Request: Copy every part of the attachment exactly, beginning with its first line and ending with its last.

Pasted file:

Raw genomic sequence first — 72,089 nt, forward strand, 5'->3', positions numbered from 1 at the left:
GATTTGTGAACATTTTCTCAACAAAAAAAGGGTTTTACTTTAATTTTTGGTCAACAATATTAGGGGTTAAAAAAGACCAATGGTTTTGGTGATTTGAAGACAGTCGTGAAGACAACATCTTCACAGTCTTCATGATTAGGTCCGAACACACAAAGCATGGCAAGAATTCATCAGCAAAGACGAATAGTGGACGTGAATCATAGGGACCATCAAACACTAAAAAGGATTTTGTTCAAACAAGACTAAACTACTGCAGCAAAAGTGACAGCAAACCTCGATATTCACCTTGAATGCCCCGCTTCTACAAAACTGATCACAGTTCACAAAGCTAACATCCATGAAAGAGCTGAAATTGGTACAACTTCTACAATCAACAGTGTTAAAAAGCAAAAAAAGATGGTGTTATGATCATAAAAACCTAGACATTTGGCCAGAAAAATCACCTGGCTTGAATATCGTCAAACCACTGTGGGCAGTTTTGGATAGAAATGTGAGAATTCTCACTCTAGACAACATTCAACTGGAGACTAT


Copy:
Raw genomic sequence first — 72,089 nt, forward strand, 5'->3', positions numbered from 1 at the left:
GATTTGTGAACATTTTCTCAACAAAAAAAGGGTTTTACTTTAATTTTTGGTCAACAATATTAGGGGTTAAAAAAGACCAATGGTTTTGGTGATTTGAAGACAGTCGTGAAGACAACATCTTCACAGTCTTCATGATTAGGTCCGAACACACAAAGCATGGCAAGAATTCATCAGCAAAGACGAATAGTGGACGTGAATCATAGGGACCATCAAACACTAAAAAGGATTTTGTTCAAACAAGACTAAACTACTGCAGCAAAAGTGACAGCAAACCTCGATATTCACCTTGAATGCCCCGCTTCTACAAAACTGATCACAGTTCACAAAGCTAACATCCATGAAAGAGCTGAAATTGGTACAACTTCTACAATCAACAGTGTTAAAAAGCAAAAAAAGATGGTGTTATGATCATAAAAACCTAGACATTTGGCCAGAAAAATCACCTGGCTTGAATATCGTCAAACCACTGTGGGCAGTTTTGGATAGAAATGTGAGAATTCTCACTCTAGACAACATTCAACTGGAGACTAT